Rosalind Russell had already played the too-smart-for-her-own-good Ruth Sherwood in Columbia’s 1942 screen version of the  play, and earned her first Oscar nomination for it. She’d had quite a good run in Hlwd for nearly twenty years, but by the early ‘50s she was played out in movies. So she reinvented herself as a Bway star in two quick iconic vehicles, Wonderful Town and Auntie Mame—which she rode into a third act of Hlwd Star power (and an Oscar nom) as a woman in her fifties—a feat undoubtedly assisted by her husband, Bway producer Fredrick Brisson (partner of Harold Prince & Robert Griffith) and the man known widely as “the Lizard of Roz.” Still neither of them got Wonderful Town on the screen—tho in 1958 they televised an abridged version on CBS. But at age 48, Roz was looking a bit long in the tooth for Columbia’s remake anyway, even tho Ruth is a forgiving role for over-age actresses. Shirley Booth, who originated the part on stage was 42 at the time; Roz was 35 for the film, but 46 by the time of the Bway run. Of course in reality, Ruth (McKenney, the original author) was in her mid-20s when she and younger sis, Eileen lived in that basement apartment in Greenwich Village.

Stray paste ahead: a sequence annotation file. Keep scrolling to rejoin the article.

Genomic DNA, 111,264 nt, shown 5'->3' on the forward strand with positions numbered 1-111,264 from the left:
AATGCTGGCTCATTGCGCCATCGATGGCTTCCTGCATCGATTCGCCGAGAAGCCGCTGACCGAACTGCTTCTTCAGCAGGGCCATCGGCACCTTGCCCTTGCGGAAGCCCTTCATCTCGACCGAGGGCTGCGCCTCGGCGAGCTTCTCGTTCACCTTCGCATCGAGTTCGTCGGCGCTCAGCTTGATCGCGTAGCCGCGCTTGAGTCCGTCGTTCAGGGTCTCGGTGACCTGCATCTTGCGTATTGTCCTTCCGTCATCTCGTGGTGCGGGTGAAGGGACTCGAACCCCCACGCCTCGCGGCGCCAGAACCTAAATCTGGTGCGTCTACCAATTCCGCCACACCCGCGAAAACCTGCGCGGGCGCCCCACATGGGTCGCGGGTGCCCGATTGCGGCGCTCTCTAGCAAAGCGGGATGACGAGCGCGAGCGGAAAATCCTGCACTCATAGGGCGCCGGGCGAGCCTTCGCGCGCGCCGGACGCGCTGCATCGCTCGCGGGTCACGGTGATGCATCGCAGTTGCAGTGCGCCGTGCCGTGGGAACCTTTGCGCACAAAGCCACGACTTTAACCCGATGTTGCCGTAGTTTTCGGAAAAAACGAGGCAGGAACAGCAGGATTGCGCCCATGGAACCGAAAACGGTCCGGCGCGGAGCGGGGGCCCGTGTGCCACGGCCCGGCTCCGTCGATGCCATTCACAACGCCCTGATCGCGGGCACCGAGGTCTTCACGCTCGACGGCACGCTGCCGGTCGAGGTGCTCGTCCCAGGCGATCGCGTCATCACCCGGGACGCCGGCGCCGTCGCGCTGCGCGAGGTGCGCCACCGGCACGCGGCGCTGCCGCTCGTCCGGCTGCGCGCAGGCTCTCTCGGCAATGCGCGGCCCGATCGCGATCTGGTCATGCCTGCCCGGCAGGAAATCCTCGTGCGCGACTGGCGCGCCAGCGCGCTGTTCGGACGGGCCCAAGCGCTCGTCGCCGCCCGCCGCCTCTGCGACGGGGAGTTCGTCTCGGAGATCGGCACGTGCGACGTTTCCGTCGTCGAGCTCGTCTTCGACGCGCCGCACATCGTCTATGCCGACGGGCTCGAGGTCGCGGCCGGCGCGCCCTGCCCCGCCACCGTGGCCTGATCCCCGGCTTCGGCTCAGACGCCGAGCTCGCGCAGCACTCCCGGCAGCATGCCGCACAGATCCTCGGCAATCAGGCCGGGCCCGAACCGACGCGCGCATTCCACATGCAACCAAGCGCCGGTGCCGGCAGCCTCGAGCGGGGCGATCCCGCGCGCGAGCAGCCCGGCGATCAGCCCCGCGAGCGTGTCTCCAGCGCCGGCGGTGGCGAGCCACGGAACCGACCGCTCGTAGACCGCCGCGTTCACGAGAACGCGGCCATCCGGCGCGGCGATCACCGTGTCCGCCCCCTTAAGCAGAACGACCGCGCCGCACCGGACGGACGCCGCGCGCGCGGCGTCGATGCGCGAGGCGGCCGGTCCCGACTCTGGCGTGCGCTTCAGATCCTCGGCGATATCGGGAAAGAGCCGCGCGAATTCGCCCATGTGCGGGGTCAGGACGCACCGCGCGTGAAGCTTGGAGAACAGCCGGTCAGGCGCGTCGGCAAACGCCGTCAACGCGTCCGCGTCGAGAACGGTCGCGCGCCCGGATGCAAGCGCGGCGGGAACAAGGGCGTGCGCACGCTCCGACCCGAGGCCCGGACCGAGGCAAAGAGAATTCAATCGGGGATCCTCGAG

Cohn’s idea, and not a bad one at that, was to star Judy Holliday—not always an easy fit for a good vehicle. Here, she’d have been fine; maybe even special, but it did not come to pass. Her recent screen partner, Jack Lemmon was attached and wound up with second billing—for a subordinate part. It’s hard to figure why Lemmon got such a running start in the movies. He’d done a number of live TV dramas, but nothing from this perspective that would seem to catapult him to starring roles from his first film on. This was only his fifth film, and he was already on track that year to grab his first Oscar. So who should play Ruth Sherwood? She wasn’t quite Star talent, and got 3rd billing at that, but nobody could say Betty Garrett wasn’t right for the role. Her husband, Larry Parks had made Cohn a lot of money in two Al Jolson bio-pics (the sequel was the #1 film of 1949). But the HUAC witch hunts killed his career, while Garrett struggled on. This could have been a bone thrown from Cohn, but Garrett gave it all she got—and this remains her most vivid and versatile screen performance.